Judit Gellérd, M.D., grew up in Transylvania as a daughter of a Hungarian minister-scholar, martyred by the communist witch hunt during the Ceausescu regime. She graduated first from music conservatory as a violinist, then from medical school. She specialized in neurology and psychiatry and practiced medicine in Transylvania and Budapest, Hungary for twenty years. She married California professor George M. Williams and moved to the United States in 1988. Judit and George created and led a international movement, the Unitarian Universalist Partner Church program. The Starr King School for the Ministry in Berkeley, California, awarded her an honorary doctorate in 1994. In 2002 she graduated summa cum laude from Boston University School of Theology and was ordained by the Transylvanian Unitarian Church. She studied with Nobel Peace laureate professor Elie Wiesel, and with his encouragement she wrote Prisoner of Liberté, both in English and Hungarian. As a member of the faculty for Semester at Sea, she sailed around the world twice. Her recently published Hungarian literary travelogue, Ahol leoldom saruimat, has been highly acclaimed. She is a bilingual translator of scholarly works of theology and history. In 2009, the Hungarian Academy of Sciences named a work published by University of Strasbourg in her English translation their Book of the Year.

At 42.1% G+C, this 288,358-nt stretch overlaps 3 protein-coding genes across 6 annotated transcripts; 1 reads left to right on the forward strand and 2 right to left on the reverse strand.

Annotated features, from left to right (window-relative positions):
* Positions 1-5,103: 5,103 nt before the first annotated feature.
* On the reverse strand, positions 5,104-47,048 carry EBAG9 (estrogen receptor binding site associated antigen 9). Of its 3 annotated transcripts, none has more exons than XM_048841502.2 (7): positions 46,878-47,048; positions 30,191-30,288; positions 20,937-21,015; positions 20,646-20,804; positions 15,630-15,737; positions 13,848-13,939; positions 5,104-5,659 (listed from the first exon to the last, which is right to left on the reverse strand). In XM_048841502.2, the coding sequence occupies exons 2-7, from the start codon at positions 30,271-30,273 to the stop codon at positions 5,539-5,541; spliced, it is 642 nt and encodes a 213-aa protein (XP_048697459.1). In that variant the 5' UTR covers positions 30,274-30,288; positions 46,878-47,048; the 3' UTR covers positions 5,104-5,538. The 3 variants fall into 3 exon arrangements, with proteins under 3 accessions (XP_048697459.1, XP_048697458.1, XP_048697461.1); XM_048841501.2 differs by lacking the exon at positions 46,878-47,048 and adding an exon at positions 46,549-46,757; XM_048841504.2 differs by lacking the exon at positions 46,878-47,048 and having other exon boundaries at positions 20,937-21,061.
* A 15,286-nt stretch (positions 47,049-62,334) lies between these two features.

Blessings of Failure: A Transylvanian Memoir
by Judit Gellerd
(5.00 from 1 review)
A memoir of a Transylvanian physician, a child of communism where failure was guaranteed. In a stubborn pursuit of realizing her parents' failed ideals, she keeps changing careers and countries. She excels in three professions, only to lose each as her inner quest drives her toward an ever-changing vision of becoming. Paradoxically, her freedoms and successes have come from failures.